In the current recording method, in order to stabilize the potential of the data line in a stable state, it is preferable that the recording time is long enough compared with the time constant τ. However, as can be seen from equations (6) and (7), the time constant τ becomes longer as the recording current decreases, especially when writing black data, theoretically, Iw = 0. Because of this, the recording is not completed within a finite time. In practice, for example, since some degree of error can be tolerated, it is possible to perform the actual recording operation even within a finite recording time. However, writing small currents basically requires longer writing times than writing large currents.

This means that low-luminance data meaning low current values are recorded, or the size of the display is increased so that the parasitic capacitance Cdata of the data line 128 is increased, or the allowable recording time (scanning period) is This is especially a problem for shorter, higher definition displays. The serious problem occurs because, in order to complete the write operation within a predetermined period, the write current needs to be increased, but this increases the power consumption.

SUMMARY OF THE INVENTION The present invention has been made in view of the above problems, and therefore, an object of the present invention is to reduce the power consumption required for writing luminance data while maintaining sufficient write performance when a current write type pixel circuit is used. It is to provide an active matrix display device, an active matrix organic EL display device, and a driving method thereof that can reduce power.

According to a first aspect of the present invention to achieve the above object, there is provided an active matrix display device formed by arranging pixel circuits in a matrix form, each pixel circuit comprises an electro-optical element of which the luminance changes in accordance with the current flowing through it; Drive an electro-optical element based on luminance data supplied as a current through the data line, and write current for temporally increasing the magnitude of the current value within the cycle of writing the luminance data to each of the pixel circuits through the data line. Supplied.

In the active matrix type display device or the active matrix type organic EL display device using the organic EL element as the electro-optical element thus formed, the magnitude of the current value of the write current is increased in time within the write cycle, so that the write current is recorded. Limited to low levels (or zero) at the beginning of the cycle. Thus, the average value of the write currents is reduced.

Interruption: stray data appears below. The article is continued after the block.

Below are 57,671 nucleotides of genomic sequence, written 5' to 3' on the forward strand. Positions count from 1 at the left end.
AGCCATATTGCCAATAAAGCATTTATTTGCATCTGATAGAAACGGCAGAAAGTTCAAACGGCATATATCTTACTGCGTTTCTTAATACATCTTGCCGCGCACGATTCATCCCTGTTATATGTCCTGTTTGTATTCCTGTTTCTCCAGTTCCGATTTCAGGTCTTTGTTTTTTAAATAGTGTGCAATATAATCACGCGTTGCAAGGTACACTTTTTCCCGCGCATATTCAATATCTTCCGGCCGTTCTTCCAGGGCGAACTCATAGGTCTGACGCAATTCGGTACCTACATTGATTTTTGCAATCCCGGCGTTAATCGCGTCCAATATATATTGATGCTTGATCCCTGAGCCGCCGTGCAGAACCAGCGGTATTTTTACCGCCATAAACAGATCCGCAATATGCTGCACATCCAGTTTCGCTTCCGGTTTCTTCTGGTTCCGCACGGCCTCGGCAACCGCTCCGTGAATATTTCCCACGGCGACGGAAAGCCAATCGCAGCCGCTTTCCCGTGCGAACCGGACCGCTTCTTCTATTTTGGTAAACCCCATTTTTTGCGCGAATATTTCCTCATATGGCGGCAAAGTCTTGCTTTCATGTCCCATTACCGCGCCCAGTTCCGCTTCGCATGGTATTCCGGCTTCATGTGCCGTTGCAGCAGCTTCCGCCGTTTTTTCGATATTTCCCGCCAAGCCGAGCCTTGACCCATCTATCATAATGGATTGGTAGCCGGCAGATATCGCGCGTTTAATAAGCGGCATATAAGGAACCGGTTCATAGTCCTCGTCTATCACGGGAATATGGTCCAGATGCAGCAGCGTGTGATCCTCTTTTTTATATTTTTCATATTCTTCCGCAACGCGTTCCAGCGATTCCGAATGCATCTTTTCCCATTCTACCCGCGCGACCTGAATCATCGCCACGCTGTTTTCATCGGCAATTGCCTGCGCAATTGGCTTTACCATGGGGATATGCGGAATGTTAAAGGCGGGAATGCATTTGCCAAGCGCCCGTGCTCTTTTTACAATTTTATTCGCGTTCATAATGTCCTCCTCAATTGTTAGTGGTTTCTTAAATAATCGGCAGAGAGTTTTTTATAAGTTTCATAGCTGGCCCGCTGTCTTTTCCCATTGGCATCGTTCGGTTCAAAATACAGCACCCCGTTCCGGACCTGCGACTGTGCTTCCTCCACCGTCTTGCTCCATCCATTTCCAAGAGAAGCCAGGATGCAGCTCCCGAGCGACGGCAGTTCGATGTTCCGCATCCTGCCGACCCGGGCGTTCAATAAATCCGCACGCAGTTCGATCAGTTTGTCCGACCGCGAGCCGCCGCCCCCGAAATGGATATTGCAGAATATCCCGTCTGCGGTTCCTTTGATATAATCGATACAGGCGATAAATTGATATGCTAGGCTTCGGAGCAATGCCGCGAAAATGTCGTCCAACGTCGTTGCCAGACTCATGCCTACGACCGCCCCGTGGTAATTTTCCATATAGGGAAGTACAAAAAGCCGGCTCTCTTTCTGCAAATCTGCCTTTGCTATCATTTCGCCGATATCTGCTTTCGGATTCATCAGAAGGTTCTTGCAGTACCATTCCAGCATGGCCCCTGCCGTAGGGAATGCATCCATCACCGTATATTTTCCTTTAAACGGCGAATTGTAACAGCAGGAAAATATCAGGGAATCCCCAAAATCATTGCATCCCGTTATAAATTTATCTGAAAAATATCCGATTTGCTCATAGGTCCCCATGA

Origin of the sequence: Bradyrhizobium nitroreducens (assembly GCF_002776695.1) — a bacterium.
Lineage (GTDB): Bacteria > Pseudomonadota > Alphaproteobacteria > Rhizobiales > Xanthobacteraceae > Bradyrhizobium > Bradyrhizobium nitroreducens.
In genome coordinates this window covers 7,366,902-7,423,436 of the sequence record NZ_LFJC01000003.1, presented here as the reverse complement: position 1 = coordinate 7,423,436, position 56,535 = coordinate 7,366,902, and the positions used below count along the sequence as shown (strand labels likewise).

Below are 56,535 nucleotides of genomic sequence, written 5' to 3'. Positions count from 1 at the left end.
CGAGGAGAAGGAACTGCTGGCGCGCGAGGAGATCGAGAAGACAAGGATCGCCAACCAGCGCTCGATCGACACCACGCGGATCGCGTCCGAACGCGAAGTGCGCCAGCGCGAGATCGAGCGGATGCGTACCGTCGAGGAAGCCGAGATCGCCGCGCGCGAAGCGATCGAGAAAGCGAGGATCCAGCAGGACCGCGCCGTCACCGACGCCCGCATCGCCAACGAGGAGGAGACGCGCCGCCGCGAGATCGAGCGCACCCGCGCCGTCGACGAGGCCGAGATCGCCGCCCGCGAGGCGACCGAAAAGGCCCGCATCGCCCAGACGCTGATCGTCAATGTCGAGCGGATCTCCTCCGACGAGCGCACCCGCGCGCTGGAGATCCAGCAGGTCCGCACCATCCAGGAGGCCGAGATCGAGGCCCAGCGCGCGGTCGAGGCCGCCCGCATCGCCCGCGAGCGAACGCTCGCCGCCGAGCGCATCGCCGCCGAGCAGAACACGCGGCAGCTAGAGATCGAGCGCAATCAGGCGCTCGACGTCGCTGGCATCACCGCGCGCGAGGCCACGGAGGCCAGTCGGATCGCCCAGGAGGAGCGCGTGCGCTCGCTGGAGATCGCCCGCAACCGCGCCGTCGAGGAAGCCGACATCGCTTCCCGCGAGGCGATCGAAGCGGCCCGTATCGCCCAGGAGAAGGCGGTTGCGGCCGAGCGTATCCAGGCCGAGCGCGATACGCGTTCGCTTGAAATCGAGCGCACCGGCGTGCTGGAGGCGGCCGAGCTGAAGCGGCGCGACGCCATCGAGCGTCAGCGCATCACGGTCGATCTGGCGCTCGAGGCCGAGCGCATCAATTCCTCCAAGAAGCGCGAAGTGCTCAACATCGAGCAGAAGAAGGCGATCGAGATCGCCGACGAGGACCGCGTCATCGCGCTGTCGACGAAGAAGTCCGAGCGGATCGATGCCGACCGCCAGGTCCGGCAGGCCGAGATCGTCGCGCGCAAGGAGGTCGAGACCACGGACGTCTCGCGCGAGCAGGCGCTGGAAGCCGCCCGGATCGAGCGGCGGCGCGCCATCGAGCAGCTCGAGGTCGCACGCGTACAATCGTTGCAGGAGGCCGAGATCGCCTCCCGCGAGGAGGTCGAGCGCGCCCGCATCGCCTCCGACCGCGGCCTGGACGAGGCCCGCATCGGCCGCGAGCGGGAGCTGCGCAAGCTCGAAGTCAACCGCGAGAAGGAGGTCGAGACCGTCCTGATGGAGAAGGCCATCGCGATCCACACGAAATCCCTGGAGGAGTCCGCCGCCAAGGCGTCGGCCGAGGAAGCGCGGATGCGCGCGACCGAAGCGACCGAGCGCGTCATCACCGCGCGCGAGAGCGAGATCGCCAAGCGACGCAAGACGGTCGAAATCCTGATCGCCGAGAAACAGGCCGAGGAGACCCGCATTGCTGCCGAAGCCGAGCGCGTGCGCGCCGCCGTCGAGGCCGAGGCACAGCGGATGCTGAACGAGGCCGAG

Hereinafter, preferred embodiments of the present invention will be described in detail with reference to the drawings.

6 is a schematic diagram showing a configuration of an active matrix display device according to an embodiment of the present invention. In the following description, an organic EL element is used as the electro-optical element of each pixel, and a field effect transistor (e.g., polysilicon TFT) is used as an active element of each pixel, whereby a polysilicon TFT is formed on the substrate. The case where the present invention is applied to an active matrix organic EL display device obtained by forming an organic EL element will be made.

In Fig. 6, the current recording pixel circuits 11 corresponding to the number of m columns x n rows are arranged in a matrix. For example, a circuit of the circuit configuration shown in FIG. 3 or a circuit of the circuit configuration shown in FIG. 4 is used as the current recording pixel circuit 11. Scan lines 12-1 to 12-n are arranged one for each of the rows of the pixel circuits 11. The scan lines 12-1 to 12-n are sequentially driven by the scan line driver circuit 13.

One data line 14-1 to 14-m is arranged for each of the columns of the pixel circuits 11. One end of each of the data lines 14-1 to 14-m is connected to an output terminal for each column of the current driven data line driving circuit (hereinafter referred to as current driver) 15. The current driver 15 is supplied with input data in the form of voltage and a write pulse for controlling the write current. The current driver 15 writes luminance data to each of the pixel circuits 11 through the data lines 14-1 to 14-m.